As the goods and services tax (GST) regime completes one year, the consensus is that India’s most important tax reform is off to a good start, barring a few niggles, which will soon be sorted out. In short, it has gone past the initial jitters, and is now a work in progress. Here are the takeaways:
One nation, one tax
GST integrated the country into a common market by removing barriers across states and enabling smooth flow of goods from one state to the other. It subsumed various indirect taxes levied by the centre and the states to bring in a pan-India uniform indirect taxation system.
However, in an effort to bringing all states on board and to minimise the inflationary impact, India brought in a dual GST with multiple tax rates for both goods and services—fewer slabs would have meant taxing items of common consumption at a higher rate.
Further, exclusion of petroleum products, alcohol, real estate and power, makes the Indian GST far from a “perfect” system.
GST, a destination-based tax, has eliminated double taxation by removing the cascading impact of taxes. Subsuming most indirect taxes such as excise duty, service tax, value-added tax, entertainment tax and octroi, it has done away with the need for businesses to pay multiple taxes. Consequently, it has brought down the paperwork significantly and infused supply chain efficiencies, especially with respect to time taken for the movement of goods.
It has also eliminated inspector raj to a significant extent, though businesses fear the introduction of the e-way bill system or the electronic generation of e-way bills could lead to harassment by tax authorities. However, the compliance burden remains onerous for small firms.
Coop fiscal federalism
All decisions pertaining to GST are taken by the GST Council—the representative body comprising state finance ministers as well as the Union finance minister. So far, 27 council meetings have taken place, and all decisions have been taken by a consensus and the provision of voting has not been used. This, despite the fact that there are sharp differences among the states, as well as between the centre and the states, due to their different political affiliations, and the basic economic character of each state.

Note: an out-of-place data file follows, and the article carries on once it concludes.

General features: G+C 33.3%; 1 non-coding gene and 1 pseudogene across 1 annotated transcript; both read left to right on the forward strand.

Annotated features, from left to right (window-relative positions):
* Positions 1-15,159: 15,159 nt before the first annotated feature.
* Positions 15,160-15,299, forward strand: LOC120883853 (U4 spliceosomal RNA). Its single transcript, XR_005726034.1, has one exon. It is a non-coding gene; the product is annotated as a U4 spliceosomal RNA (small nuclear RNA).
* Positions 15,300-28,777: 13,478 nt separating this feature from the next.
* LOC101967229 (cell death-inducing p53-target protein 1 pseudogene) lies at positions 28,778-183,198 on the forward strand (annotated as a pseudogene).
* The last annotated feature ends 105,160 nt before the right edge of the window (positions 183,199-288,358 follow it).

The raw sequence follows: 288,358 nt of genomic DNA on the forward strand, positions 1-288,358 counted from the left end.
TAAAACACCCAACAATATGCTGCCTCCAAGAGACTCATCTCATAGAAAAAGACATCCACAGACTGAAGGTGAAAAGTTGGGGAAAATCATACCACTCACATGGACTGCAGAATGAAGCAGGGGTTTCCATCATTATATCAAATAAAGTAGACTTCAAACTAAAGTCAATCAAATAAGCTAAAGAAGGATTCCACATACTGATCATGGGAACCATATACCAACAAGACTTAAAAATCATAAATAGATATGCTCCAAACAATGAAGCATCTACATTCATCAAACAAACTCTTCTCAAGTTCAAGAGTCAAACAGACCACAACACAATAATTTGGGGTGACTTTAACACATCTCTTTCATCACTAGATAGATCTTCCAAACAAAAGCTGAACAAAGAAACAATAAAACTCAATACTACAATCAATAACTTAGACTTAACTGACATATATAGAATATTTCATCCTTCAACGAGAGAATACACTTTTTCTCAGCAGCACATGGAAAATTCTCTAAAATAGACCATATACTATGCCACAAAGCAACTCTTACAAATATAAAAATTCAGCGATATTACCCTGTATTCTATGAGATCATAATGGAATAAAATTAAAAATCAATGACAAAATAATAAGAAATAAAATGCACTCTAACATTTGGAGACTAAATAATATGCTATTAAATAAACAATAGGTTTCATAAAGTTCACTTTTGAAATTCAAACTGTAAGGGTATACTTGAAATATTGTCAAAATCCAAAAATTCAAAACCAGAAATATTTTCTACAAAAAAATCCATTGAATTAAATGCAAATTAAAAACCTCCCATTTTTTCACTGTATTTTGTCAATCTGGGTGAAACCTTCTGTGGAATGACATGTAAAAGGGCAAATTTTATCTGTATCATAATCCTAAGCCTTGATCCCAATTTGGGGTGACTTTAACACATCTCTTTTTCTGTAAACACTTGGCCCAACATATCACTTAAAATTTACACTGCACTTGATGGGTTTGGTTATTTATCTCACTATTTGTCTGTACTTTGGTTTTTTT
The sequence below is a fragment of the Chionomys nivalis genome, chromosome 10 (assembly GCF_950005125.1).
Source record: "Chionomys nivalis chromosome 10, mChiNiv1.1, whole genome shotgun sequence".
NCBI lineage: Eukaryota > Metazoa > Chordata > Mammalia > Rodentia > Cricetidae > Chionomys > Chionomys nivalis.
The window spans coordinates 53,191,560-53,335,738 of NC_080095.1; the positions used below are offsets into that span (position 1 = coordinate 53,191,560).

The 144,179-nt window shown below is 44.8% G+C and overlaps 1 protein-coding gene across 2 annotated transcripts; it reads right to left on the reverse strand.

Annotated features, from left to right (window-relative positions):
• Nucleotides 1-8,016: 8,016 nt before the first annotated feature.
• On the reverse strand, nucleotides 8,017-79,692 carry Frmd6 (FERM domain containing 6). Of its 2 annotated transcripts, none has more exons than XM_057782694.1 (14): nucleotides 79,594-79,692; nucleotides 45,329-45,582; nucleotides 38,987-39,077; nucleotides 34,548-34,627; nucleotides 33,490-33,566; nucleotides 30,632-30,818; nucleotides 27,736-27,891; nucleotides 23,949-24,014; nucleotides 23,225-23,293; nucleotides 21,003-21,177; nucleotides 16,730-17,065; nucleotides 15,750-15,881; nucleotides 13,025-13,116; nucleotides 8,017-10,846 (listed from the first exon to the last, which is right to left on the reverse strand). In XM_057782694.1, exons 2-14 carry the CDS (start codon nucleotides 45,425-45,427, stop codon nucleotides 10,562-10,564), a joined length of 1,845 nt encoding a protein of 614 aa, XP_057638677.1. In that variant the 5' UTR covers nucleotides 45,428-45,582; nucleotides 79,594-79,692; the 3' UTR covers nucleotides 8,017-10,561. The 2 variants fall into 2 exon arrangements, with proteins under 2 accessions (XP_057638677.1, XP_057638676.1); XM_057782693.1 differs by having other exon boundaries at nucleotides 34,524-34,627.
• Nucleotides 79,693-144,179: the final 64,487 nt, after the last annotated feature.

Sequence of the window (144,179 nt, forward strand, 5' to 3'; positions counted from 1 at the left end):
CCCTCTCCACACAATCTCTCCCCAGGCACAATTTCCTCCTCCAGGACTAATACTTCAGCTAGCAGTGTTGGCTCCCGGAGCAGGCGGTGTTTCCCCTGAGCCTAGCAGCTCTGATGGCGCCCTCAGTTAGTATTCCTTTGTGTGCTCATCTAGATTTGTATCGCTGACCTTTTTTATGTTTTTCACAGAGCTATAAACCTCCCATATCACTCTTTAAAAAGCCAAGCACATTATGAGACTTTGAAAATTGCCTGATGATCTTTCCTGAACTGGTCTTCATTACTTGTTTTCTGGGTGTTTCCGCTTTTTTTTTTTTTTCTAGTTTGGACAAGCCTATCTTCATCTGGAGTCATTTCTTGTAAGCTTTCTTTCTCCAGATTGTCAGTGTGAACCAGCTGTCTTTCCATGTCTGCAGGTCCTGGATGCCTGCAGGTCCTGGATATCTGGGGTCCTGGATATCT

The entire process under GST, including registration, tax payments, return filing and refunds is technology-driven. Implementation of GST along with the rollout of the e-way bill system has ensured a seamless audit trail of all transactions in the supply chain. This has not only expanded the taxpayer base, but to a large extent, reduced under-invoicing of transactions and no-bill transactions. However, such fraudulent practices are still being widely used by tax evaders. This has contributed to revenue buoyancy. When annualized, GST revenues have grown by 11.9% with a revenue buoyancy of 1.2. The impact of GST is also visible on the direct tax side. More taxpayers are getting added to the tax base and direct tax revenues are growing at a robust pace.
The advent of matching invoices under GST from December is expected to further plug the loopholes in the tax system.
Lower inflationary burden
Eliminating double taxation has led to a fall in overall taxes levied. However, prices have not fallen commensurately despite the constitution of the anti-profiteering authority.
Many changes are expected under the GST as it enters its second year. Simple tax return forms, more anti-tax evasion measures such as matching of invoices to filter genuine input tax credit claims, reducing the number of items excluded from GST as well as reducing the number of tax slabs, gradually, are measures that are on the anvil.
At the same time, there is a threat of further distortion in the GST architecture as revenue pressures mount.
The second year will also see the government aggressively cracking down on tax evaders and looking to expand the tax payer base further.
The government is targeting Rs12 trillion from GST in 2018-19, against an average collection of Rs90,000 crore in 2017-18.